- 1 cup organic blanched almonds
Ingredients for assembly and decoration
- 2 Tbsp confectioner's sugar
- 1/2 cup seedless jam
Toast & grind the almonds
- Unless almonds have already been roasted, toast them lightly by spreading in a single layer on a baking sheet, and toasting in a 300° oven until lightly fragrant - about 10 minutes. Remove and let cool.
- Add almonds to the bowl of a food processor, and process until they're finely ground. (This takes about 30 seconds in my food processor.)
Make the cookie dough
- In a large mixing bowl, beat together butter and sugar until light and fluffy. A stand mixer is great for this recipe, if you have one.
- Add vanilla and egg yolks, and beat together well with the butter and sugar.
- Add cinnamon, flour, baking powder, and ground almonds. Slowly mix well, until all ingredients are thoroughly incorporated. This will be a sturdy, heavy dough.
- Place dough in a covered container, and chill in the refrigerator for 30-60 minutes.
Make the cookies
- Pre-heat oven to 350°.
- On a well-floured surface, roll out the dough until it's a little less than 1/4" thick. (I find that about halfway between 1/8 and 1/4" thickness is really perfect for these cookies.)
- Using the large cookie cutters, cut dough into circles, and transfer to cookie sheets, leaving 1" spacing between cookies. For 3" cookies, it works well to bake 6 at a time.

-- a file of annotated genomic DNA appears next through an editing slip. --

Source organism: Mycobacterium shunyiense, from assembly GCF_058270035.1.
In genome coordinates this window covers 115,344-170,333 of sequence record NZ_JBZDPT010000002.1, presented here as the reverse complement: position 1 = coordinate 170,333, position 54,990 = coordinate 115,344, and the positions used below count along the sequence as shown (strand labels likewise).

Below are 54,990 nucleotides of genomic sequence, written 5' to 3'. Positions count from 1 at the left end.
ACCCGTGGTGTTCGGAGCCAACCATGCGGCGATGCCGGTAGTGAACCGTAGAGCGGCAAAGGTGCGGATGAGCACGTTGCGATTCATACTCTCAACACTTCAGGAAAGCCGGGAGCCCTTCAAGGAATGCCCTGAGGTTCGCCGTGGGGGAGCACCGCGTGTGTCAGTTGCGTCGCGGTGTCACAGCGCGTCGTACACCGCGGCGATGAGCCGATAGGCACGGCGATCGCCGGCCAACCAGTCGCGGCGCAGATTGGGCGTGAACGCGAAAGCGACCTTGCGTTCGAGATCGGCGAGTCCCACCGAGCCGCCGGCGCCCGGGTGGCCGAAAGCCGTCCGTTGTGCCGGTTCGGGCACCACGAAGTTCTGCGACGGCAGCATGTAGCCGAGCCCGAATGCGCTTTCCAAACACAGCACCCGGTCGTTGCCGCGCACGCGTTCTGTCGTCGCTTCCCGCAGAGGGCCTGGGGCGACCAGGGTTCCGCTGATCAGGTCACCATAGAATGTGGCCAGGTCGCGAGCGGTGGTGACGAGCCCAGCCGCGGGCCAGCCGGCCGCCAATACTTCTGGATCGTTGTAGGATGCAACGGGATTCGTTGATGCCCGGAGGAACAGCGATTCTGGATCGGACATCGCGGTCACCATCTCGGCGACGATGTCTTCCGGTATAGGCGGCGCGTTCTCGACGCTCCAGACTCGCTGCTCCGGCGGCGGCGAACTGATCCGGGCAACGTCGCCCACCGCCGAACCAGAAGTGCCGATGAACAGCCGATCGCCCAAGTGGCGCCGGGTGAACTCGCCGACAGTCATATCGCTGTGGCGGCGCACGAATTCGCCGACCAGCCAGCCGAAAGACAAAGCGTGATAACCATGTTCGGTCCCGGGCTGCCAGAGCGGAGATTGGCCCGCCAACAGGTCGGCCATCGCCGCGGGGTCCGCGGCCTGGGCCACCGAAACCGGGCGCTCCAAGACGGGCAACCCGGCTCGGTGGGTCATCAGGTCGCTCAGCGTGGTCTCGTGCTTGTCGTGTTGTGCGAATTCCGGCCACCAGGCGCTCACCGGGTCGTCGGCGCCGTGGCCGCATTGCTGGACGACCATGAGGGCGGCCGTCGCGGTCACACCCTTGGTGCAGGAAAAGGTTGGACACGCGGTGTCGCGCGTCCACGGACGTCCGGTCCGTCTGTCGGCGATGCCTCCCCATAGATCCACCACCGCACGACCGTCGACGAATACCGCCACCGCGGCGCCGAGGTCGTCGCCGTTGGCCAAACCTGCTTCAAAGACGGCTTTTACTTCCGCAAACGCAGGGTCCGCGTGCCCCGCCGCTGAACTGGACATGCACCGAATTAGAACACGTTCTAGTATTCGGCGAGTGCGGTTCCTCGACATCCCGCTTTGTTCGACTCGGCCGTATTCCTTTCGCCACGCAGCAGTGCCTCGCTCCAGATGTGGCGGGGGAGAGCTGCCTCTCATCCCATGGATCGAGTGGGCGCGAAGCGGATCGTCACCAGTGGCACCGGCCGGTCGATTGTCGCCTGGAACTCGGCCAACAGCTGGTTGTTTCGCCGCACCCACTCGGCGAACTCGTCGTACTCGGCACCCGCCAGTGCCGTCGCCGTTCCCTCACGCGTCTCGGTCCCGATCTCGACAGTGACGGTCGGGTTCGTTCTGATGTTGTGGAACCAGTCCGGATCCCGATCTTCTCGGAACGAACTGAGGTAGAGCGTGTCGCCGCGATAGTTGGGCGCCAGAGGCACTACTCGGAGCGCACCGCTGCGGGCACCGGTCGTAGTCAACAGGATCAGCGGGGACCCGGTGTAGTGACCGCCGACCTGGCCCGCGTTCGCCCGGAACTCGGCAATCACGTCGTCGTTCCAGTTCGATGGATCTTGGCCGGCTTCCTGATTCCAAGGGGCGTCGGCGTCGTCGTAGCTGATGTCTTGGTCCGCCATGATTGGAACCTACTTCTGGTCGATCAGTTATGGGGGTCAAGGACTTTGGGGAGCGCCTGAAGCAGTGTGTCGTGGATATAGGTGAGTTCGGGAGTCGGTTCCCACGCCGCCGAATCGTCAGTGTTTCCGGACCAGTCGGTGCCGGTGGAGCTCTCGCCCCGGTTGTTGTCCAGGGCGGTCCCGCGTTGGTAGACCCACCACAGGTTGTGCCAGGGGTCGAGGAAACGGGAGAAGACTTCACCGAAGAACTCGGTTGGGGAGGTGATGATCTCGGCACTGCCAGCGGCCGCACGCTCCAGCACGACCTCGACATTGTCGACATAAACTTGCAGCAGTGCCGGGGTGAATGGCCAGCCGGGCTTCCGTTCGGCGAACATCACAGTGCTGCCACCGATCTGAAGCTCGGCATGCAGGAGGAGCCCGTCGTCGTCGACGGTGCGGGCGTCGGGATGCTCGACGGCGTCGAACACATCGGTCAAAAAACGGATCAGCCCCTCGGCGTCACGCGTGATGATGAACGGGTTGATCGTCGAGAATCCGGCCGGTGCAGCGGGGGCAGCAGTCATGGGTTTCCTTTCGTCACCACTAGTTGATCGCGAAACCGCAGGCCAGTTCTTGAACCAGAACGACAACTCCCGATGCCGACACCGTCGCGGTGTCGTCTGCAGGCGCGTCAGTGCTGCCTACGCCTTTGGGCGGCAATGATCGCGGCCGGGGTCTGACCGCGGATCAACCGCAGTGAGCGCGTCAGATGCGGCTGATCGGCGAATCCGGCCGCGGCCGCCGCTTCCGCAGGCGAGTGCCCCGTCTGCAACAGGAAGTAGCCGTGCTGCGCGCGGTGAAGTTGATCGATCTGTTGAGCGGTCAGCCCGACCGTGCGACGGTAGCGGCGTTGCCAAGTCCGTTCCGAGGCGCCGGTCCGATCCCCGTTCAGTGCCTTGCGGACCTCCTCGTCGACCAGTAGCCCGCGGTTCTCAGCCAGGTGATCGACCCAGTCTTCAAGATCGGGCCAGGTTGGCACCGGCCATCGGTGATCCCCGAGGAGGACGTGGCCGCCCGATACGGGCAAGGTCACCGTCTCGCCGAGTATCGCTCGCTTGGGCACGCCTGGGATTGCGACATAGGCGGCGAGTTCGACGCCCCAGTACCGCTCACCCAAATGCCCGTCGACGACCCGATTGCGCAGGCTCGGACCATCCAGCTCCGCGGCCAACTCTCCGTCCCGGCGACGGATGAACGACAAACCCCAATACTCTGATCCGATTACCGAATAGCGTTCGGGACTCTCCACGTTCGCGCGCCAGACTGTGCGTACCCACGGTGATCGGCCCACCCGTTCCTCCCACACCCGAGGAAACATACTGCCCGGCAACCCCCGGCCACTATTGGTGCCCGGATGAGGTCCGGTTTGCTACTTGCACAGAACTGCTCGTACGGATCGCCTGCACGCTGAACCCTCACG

- With the small cookie cutters, cut out and remove the centers of half the dough circles. You can either gather the cut-out bits of dough, and roll them out together for making a few more cookies, or bake them just as they are into adorable little cookies.
- Bake cookies for 6-9 minutes, just until they're set and lightly brown. The timing varies depending on your oven, and the thickness of the dough, so watch closely for the first batch, and you'll quickly find out exactly how long it takes your cookies to perfectly bake.
- Remove from the oven, and allow to cool completely. Working in batches, cut and bake all remaining cookies.
Assemble the cookies
- Using the flour sifter or sieve, gently sprinkle confectioners' sugar over the half of the cookies with the cut outs.
- To assemble the cookies, take one solid cookie, and place a scant teaspoon of jam in the center. Spread the jam just slighly, taking care not to press down and break the cookie. Cover with a matching cookie that has a cut-out center.
- Repeat with all remaining cookies.
- These cookies can be made and assembled up to a day ahead (I actually think they're even more delicious on the second day!) They store very well in an airtight container for one day at room temperature, or up to two days in the fridge.
- Can you freeze these? Most linzer cookie tutorials suggest that cookies may be baked in advance, and frozen unassembled, without the jam. They can then be thawed, and assembled when ready to serve. I have actually found that these freeze and thaw quite well, even when assembled. I wouldn't recommend it for long term storage, but they do freeze and thaw quite gracefully. Just take care not to jostle them too much, since they are rather a delicate cookie and prone to breaking if handled too roughly.